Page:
While recreational cannabis remains illegal in the UK, medical cannabis products were legalised in late 2018. Following its first full year of use by British patients, a new study suggests that the market for legal cannabis in the UK could boom by billions of pounds in the next four years.
As the moral hysteria, racism and classism which had for the longest time stigmatised cannabis use finally dies down, governments around the globe are relaxing their laws surrounding the drug. Seeing it as an opportunity to reduce policing costs and open up a valuable new form of tax revenue, 2017 saw Uruguay become the first country to legalise recreational cannabis use, while Canada followed suit in 2018, becoming the first G7 member to do so. In the US, recreational marijuana is legal in nine states, while medical marijuana is legal in 30 – cashing in on the fact 76% of North Americans would try legal cannabis therapeutic products.
As a result, the market for cannabis in North America is projected to boom to $37.9 billion by 2024, according to Prohibition Partners, a cannabis-focused strategy and research consultancy. The firm’s Global Cannabis Report also predicted that all 50 US states will legalise recreational cannabis by the end of 2024, due to the economic success of its introduction so far. Legal cannabis is not only on the rise in the Americas, however. With a population of more than double that of the US and Canada, Europe’s cannabis market is set to become the world’s largest legal cannabis market, having grown more in the last year than the last six combined.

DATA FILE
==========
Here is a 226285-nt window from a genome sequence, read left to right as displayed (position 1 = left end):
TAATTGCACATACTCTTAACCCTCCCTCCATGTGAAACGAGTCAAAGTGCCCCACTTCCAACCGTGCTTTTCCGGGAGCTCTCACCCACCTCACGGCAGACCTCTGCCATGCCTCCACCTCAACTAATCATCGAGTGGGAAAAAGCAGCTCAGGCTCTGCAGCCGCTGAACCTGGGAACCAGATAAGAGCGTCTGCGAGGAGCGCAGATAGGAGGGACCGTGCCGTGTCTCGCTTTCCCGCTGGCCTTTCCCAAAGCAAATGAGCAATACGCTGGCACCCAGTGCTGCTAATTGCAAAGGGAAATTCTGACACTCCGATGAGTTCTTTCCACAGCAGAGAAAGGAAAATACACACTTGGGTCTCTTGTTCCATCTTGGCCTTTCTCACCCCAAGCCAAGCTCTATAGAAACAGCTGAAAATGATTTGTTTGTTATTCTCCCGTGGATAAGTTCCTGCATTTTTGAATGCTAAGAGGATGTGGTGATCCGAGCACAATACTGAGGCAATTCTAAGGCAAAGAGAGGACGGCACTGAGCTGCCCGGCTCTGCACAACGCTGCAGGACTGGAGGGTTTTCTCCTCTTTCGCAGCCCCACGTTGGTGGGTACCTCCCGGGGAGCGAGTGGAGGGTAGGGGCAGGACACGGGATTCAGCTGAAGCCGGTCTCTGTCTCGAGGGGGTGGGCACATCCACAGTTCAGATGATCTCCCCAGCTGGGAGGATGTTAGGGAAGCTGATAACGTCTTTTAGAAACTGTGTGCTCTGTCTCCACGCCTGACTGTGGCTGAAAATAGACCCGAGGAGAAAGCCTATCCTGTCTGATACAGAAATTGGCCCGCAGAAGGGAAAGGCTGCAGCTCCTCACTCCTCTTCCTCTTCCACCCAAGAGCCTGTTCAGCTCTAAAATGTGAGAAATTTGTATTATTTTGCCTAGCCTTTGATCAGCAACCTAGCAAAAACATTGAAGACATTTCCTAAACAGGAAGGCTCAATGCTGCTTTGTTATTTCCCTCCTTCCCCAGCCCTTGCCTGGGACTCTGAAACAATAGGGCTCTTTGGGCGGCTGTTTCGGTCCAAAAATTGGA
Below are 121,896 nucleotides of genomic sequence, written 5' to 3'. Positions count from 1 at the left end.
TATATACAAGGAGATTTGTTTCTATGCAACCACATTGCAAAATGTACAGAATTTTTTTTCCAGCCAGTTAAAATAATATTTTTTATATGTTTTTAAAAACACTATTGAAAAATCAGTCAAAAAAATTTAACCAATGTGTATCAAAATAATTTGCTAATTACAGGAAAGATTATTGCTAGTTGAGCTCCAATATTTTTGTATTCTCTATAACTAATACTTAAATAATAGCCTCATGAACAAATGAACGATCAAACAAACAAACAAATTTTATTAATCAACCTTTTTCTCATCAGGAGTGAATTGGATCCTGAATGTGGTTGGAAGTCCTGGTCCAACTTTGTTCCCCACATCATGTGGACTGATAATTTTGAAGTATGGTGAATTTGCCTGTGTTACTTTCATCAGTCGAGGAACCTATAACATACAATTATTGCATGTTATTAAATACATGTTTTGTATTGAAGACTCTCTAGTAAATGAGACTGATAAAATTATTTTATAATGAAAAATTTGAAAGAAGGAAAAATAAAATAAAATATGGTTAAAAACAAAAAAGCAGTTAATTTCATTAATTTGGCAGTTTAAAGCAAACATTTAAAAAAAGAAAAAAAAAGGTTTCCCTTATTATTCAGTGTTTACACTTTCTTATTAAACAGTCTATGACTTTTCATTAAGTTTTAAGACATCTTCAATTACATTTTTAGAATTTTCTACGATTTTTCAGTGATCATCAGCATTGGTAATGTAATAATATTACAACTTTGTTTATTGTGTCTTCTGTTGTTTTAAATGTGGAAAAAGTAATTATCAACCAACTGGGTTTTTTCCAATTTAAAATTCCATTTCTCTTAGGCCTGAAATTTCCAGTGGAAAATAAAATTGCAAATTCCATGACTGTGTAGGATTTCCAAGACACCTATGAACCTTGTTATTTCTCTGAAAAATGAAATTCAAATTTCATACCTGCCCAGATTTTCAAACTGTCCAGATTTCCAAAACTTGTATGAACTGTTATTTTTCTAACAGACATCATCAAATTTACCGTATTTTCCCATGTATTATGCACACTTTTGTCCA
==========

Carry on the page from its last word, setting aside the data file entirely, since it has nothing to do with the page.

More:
One nation which remains largely resistant to this potential opportunity is the UK. At present, only medical use of cannabis is tolerated, and at present very few people in England are likely to get a prescription for medical cannabis on the NHS. Currently, it is only likely to be prescribed for severe forms of epilepsy, vomiting or nausea caused by chemotherapy and muscle stiffness and spasms caused by multiple sclerosis. That is not to say that change is unlikely, however.
A new study from Prohibition Partners focusing on Britain has forecast that the UK’s legal cannabis market could be on the brink of a multi-billion-pound boom. While the industry is currently experiencing low revenues, (the first major shipment of medical cannabis only arrived in the UK from the Dutch Office of Medical Cannabis in February 2019) but this is likely to rise rapidly.
Of particular note is the news that some 20,000 patients in the UK are to be given medical cannabis over a two-year period in an initiative that aims to create the largest body of evidence on the drug in Europe. Backed by one of the UK’s leading medical bodies, it is hoped it will persuade the NHS to prescribe the drug for a range of conditions – which would significantly up demand for medical and pharmaceutical cannabis.